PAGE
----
Have individual executes and ways of working each choke point and each part of the map ready, because in the x vs. x situations, those creative plays are the kinds of plays that can win you a round or a map.
Take note from professional players who are the crafty/creative professional entry fragger types. Having those types of plays in your bag of tricks can always get you out of a tricky situation. Gun Round 6: Run default, establish map control everywhere, and make sure the other team is spread out and respecting you. Find out where a guy tends to take the long range angle. Let an awp or two slow pick and clear every part of that choke point, have two guys on standby with flashes ready to pop flash so they can peak and clear things clearly. Pay attention to how the other player responds to your flashes, does he spam a shot right away, does he hold for a second then spam, whatever he does, exploit it, that is your opening, get that pick and decide what u want to do with the map control based on how they are setup. Slow lurk up and anticipation of pop flash peaks is really smart. Doing it effectively requires a lot of communication. But it’s one of the toughest things to stop.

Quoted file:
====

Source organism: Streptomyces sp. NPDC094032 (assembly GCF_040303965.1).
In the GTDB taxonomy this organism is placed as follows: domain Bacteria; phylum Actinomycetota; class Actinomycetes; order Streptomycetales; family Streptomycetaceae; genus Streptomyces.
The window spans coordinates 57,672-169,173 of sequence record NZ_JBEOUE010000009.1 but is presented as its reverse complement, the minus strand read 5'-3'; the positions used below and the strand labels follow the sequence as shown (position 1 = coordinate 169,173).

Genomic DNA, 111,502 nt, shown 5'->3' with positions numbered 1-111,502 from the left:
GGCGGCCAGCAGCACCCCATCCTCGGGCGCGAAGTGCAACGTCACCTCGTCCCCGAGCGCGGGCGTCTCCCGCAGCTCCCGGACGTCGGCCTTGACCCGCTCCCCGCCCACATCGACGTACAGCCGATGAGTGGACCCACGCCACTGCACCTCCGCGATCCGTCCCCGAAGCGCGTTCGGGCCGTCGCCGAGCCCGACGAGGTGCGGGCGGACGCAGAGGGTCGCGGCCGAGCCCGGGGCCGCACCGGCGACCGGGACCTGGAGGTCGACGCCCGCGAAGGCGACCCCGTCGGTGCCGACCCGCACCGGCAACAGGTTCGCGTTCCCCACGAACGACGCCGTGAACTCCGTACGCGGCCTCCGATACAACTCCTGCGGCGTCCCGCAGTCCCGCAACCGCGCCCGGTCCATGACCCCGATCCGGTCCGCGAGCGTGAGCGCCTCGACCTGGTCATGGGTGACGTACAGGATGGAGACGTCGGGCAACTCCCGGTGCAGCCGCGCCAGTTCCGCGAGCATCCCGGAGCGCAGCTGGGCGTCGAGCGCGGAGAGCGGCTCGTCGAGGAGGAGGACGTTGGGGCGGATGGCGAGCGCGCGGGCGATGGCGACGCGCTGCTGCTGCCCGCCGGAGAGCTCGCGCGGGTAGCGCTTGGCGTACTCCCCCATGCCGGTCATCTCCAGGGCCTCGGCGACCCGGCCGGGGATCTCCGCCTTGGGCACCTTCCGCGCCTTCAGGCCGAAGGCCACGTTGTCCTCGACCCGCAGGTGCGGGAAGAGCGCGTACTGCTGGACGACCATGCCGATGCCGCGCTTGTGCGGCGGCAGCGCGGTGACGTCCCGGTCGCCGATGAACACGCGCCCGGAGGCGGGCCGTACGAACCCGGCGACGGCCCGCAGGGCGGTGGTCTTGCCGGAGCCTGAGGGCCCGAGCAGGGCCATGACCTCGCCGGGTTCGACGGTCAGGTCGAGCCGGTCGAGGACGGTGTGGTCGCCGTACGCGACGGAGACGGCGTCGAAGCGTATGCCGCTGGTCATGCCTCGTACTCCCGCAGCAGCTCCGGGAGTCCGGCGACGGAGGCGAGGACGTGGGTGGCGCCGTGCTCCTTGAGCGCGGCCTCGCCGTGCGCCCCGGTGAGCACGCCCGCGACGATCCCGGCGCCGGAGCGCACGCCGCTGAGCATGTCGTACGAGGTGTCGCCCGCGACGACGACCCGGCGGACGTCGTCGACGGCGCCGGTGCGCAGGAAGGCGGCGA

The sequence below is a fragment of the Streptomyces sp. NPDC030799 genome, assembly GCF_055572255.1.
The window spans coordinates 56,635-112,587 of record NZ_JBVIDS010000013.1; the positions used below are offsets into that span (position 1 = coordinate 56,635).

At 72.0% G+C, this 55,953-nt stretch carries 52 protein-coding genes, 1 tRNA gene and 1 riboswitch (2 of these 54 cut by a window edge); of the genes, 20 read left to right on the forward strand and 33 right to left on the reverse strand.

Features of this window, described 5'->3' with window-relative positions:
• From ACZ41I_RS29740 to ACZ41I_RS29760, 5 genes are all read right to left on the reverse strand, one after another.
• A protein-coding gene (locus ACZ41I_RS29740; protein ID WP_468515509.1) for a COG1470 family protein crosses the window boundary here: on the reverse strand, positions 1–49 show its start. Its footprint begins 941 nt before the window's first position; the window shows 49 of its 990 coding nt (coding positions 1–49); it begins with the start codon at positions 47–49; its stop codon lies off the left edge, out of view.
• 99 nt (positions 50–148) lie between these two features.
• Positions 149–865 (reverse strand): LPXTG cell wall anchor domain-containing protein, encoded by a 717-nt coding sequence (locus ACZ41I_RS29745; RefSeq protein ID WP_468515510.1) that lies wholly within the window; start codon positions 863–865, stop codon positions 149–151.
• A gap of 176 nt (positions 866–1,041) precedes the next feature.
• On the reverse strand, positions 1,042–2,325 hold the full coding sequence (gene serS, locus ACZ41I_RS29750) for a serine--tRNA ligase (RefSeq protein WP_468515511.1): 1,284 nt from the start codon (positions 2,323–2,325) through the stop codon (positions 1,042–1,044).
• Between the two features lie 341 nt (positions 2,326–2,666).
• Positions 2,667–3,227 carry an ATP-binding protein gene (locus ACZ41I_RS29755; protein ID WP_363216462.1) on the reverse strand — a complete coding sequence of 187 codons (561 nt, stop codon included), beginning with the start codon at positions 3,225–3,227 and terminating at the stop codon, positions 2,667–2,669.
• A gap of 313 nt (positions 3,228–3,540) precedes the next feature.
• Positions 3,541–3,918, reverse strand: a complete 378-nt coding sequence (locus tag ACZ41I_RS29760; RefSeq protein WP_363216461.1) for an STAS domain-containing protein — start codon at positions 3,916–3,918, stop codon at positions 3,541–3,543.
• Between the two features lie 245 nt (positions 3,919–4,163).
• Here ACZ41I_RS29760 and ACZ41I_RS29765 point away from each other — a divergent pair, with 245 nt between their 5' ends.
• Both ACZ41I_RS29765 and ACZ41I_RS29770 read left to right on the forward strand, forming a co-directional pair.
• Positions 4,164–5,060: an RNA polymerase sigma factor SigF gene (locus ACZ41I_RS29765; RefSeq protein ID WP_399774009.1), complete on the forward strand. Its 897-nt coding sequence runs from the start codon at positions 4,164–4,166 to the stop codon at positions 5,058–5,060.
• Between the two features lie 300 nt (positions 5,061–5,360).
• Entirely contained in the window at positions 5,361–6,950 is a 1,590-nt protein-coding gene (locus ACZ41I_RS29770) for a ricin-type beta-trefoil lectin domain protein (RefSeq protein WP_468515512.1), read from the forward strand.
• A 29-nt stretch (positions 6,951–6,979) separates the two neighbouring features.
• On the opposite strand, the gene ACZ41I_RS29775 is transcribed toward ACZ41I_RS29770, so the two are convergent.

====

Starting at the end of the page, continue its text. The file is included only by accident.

Gun Round 7: Do same as last round but push a guy into a choke point, to lurk/work toward a split, or fake on the other side of the map as you’re doing it
Gun Round 8:
1-3-1, Work mid control, with people putting pressure on both sides of the map, based on how the map control unfolds will dictate where you will commit. Gun Round 9: 1-3-1, faking a split, then falling back into a split at the other site.